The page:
Initiative examining the technical and financial issues involved with ELV and material
Motor Vehicle Dismantlers Association of Great Britain 33 Market Street, Lichfield,
Staffs, WS13 6LA t 01543 254254 firstname.lastname@example.org www.mvda.org.uk Represents
UK vehicle dismantlers.
Oil Recycling Association 62 Lower Street, Stansted, Essex, CM24 8LR t 01279 814035
OilRecyclingAsso@aol.com Represents the interests of the oil recovery, recycling
and re-use industries.
Society of Motor Manufacturers and Traders Limited (SMMT) Forbes House, Halkin Street,
London, SW1X 7DS t 020 7235 7000 www.smmt.co.uk Multi-industry/Government initiative
to provide strategy for improving ELV disposal.
British Rubber Manufacturers' Association 6 Bath Place, Rivington Street, London,
EC2A 3JE t 020 7457 5040 Fax: 020 7972 9008 email@example.com www.brma.co.uk
European Tyre Recycling Association 7 rue Leroux, 75116 Paris, France t 00 33 1
4500 3777 firstname.lastname@example.org
Imported Tyre Manufacturers Association 5a Pindock Mews, London W9 2PY t 020 7289
1043 email@example.com www.itma-europe.com Represents the interests of international
National Tyre Distributors Association Elsinore House, Buckingham Street, Aylesbury,
Bucks, HP20 2NQ t 0870 900 0600 f 0870 900 0610 firstname.lastname@example.org www.ntda.co.uk
Plastics and Rubber Advisory Service/British Plastics Federation 6 Bath Place, Rivington
Street, London, EC2A 3JE t 09061 90 80 70 (£1.50 per minute) email@example.com www.pras.com
Retread Manufacturers Association 2nd Floor, Federation House, Station Road, Stoke
on Trent, Staffordshire, ST4 2TJ t 01782 417 777 firstname.lastname@example.org www.retreaders
.org.uk For details of retread manufacturers and suppliers.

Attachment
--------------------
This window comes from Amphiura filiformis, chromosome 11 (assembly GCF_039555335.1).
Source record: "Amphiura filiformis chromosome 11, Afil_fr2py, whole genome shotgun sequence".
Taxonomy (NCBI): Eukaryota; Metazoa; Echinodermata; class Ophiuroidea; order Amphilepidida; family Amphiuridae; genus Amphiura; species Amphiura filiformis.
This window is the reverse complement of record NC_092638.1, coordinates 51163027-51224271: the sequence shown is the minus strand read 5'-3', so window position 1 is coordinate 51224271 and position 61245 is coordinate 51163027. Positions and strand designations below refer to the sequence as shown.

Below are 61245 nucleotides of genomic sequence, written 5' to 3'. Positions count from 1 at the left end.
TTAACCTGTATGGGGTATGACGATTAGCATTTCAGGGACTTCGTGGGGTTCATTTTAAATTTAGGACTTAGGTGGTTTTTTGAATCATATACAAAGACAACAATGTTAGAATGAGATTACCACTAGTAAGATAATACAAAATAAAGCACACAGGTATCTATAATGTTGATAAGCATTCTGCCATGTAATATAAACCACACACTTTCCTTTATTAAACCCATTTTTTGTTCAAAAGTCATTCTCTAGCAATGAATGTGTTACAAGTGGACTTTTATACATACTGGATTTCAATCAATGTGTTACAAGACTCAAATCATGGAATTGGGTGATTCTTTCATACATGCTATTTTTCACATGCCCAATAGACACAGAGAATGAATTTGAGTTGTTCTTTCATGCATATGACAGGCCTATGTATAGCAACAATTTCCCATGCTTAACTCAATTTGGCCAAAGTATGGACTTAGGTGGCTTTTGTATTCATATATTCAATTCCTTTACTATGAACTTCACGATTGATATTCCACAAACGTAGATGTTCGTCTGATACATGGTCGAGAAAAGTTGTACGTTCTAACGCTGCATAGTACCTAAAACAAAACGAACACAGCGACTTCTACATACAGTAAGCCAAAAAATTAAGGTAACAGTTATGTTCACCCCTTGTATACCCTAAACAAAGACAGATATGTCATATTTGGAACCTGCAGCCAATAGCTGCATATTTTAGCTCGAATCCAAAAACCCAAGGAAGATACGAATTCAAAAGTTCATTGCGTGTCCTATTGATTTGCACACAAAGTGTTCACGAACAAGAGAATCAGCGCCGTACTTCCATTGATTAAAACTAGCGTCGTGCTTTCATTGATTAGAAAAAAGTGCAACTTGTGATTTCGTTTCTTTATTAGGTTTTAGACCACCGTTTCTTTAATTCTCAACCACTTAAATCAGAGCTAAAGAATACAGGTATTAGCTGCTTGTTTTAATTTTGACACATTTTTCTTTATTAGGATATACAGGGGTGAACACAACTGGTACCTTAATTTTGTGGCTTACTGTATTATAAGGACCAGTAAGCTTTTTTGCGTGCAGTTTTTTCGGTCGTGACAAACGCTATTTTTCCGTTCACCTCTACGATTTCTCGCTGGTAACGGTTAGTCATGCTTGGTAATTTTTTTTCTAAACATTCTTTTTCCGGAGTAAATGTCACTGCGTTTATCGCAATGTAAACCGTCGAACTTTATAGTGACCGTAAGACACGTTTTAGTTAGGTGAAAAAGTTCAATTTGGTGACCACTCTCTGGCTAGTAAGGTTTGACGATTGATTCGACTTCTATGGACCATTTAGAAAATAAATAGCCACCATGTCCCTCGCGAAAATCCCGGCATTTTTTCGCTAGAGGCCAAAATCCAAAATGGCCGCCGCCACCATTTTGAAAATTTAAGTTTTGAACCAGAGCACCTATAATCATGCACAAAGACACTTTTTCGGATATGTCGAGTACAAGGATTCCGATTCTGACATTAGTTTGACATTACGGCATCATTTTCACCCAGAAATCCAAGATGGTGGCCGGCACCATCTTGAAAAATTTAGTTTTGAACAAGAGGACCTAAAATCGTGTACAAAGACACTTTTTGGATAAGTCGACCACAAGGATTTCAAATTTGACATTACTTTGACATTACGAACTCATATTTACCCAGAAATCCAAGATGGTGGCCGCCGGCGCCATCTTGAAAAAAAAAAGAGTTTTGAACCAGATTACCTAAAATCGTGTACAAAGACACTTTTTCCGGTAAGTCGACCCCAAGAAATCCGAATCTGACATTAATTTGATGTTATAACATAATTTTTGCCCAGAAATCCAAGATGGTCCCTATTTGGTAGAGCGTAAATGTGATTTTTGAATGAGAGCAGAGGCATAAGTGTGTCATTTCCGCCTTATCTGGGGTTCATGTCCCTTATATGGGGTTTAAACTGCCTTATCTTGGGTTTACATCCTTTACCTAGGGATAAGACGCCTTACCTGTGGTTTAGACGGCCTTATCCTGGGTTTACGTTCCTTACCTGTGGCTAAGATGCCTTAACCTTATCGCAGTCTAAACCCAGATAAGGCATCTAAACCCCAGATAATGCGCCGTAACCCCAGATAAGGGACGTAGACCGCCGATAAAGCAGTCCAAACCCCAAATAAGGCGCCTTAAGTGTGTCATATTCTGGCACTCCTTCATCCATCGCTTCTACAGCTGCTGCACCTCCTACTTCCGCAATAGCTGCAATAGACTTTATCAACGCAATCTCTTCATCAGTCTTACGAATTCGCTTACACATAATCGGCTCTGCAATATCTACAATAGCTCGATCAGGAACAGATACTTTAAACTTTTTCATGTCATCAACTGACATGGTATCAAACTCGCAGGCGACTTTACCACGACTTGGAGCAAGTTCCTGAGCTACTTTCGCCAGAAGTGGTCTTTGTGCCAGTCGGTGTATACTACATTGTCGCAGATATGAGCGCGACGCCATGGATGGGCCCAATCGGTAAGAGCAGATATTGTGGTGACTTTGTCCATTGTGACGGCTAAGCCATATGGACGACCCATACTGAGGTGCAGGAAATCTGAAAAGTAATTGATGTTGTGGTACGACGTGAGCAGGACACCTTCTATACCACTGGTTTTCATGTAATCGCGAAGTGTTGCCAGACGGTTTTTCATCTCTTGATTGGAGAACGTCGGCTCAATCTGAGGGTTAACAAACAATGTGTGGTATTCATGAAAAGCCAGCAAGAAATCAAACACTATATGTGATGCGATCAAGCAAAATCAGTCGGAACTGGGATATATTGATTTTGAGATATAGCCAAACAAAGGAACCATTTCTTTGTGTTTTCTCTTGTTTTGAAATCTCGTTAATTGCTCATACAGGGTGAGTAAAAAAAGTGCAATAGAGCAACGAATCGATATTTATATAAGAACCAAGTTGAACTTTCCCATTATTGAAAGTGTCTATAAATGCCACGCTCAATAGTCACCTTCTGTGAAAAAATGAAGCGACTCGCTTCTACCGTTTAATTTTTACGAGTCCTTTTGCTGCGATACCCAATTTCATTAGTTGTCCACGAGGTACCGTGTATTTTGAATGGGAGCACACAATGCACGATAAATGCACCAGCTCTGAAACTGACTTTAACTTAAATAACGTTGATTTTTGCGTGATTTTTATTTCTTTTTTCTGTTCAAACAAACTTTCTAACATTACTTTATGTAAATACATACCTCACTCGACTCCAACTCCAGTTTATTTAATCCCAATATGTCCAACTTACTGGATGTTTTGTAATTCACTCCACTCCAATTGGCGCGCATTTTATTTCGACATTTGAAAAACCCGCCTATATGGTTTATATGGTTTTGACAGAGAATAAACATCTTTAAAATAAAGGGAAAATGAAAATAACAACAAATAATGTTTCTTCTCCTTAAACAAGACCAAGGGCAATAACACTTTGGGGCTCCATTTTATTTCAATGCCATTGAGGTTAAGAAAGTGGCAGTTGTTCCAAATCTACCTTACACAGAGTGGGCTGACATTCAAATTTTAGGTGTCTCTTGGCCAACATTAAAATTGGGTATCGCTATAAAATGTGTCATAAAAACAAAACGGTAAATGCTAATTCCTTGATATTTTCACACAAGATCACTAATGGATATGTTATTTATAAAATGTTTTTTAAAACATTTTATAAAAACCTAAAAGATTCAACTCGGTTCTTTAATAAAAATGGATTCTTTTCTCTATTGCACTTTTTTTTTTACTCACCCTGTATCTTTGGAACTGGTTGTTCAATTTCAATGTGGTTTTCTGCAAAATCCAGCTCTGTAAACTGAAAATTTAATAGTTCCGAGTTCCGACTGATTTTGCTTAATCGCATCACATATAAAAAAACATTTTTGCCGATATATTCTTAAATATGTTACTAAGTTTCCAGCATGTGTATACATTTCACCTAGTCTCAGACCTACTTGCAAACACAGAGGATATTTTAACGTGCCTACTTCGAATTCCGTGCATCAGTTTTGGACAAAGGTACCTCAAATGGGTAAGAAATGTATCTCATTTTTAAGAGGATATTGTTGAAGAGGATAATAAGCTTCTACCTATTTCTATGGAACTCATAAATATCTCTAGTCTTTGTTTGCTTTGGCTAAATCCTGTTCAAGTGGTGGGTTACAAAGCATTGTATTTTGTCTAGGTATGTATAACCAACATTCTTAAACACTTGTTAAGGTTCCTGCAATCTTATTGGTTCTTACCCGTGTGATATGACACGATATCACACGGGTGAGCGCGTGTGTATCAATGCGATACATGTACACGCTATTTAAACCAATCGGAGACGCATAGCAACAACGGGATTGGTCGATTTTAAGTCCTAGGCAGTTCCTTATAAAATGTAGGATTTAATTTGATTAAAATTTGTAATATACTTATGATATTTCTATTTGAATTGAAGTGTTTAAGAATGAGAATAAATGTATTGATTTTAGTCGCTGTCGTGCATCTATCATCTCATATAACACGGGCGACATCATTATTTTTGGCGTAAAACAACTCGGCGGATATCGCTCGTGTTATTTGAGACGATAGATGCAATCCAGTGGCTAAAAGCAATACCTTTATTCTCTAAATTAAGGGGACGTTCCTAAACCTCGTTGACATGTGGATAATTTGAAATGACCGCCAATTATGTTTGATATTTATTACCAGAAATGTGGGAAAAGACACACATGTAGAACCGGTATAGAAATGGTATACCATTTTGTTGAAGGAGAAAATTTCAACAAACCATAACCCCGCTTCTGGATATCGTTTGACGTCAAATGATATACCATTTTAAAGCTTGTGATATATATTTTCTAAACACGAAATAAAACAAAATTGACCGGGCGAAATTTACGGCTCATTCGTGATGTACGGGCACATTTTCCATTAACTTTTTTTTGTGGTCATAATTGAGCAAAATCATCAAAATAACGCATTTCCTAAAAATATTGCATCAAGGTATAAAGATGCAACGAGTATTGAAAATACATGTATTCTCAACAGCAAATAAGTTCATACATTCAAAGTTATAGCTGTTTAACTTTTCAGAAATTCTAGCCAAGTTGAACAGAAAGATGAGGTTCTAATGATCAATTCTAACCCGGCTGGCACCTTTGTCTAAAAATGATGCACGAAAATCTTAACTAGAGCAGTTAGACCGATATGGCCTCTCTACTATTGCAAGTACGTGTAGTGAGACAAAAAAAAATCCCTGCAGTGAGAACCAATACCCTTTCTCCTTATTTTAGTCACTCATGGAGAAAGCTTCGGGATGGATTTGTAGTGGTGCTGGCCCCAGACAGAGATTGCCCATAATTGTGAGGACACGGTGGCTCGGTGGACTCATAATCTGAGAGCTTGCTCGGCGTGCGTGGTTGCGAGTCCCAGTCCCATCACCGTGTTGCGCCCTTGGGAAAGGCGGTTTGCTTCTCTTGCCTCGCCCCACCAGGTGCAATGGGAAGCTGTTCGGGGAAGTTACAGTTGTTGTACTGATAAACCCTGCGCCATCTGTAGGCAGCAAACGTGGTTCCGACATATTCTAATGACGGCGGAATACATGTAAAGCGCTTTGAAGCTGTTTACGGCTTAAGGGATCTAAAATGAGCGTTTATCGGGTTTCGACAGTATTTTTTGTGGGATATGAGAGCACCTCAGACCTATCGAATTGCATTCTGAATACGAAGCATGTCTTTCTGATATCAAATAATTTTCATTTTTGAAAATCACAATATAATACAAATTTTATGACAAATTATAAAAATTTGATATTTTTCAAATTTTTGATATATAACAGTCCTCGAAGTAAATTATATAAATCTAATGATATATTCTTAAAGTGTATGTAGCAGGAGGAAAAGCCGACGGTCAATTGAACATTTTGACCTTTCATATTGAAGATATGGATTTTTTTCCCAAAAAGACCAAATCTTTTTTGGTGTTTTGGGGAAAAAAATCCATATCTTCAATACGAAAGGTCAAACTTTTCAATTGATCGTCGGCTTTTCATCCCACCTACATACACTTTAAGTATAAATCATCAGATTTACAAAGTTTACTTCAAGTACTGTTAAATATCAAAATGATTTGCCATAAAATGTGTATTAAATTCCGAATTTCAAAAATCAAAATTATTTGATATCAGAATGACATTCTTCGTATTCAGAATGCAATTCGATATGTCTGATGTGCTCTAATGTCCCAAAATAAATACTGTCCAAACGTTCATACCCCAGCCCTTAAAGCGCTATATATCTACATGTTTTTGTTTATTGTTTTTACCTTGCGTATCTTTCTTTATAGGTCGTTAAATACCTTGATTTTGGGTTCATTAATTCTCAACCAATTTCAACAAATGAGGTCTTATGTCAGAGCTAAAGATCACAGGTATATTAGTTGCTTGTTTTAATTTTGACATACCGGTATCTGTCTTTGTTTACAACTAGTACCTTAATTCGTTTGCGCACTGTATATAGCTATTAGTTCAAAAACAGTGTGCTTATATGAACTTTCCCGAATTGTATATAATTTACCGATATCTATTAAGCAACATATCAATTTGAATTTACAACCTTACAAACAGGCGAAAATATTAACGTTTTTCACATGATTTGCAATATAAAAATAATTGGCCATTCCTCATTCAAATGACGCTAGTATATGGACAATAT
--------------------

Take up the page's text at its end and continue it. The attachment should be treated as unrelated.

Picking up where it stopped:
Tyre Industry Council 6 Bath Place, Rivington Street, London, EC2A 3JE t 020 7734
6363 f 020 7437 7966 email@example.com www.tyresafety.co.uk/
Used Tyre Working Group Environment Directorate 151 Buckingham Palace Road, London,
SW1W 9SS t 020 7215 1860 firstname.lastname@example.org www.tyredisposal.co.uk Information
on Government scrap tyre recovery policy and a search facility for locating tyre
collectors and reprocessors.
Stockpit Road, Knowsley Industrial Park, Knowsley,
Merseyside, L33 7TQ
t 0870 2401055
Manufactures Envirol recycled lubricating oil.
Waste Tyre Solutions
Bede House, St Cuthberts Way, Aycliffe Industrial Park
Newton Aycliffe, DL5 6DX
t 01325 379020
f 01325 379036
End Of Life Vehicles
Department of Trade and Industry (DTI), April 2000
Available via the internet at: www.dti.gov.uk/sustainability/downloads/elv.pdf
Fourth Annual Report 2001 (Reporting 2000 Performance)
Society of Motor Manufacturers and Traders Ltd, Automotive Consortium on Recycling
and Disposal (ACORD), 2001
Glass Recycling: An Automotive Perspective
Consortium for Automotive Recycling (CARE), February 1999
Available via the internet at: www.caregroup.org.uk/glassrep.pdf
Recovery options for plastic parts from end-of-life vehicles - an eco-efficiency
Summary Report by Association of Plastics Manufacturers in Europe (APME), 2003
Available via the internet at www.apme.org/index.asp
The Impact of Tyres on the Environment
The Environment Agency
Available via the internet at:www.environment-agency.gov.uk/commondata/105385/ea_tyres_report.pdf
Department of Trade and Industry (DTI), January 2001.
Available via the internet at: www.dti.gov.uk/sustainability/downloads/tyre.pdf
Opportunities and Barriers to Scrap Tyre Recycling
S Ogilvie, 1994, Produced by AEA Technology, National Environmental Technology Centre,
Culham, Abingdon, Oxon.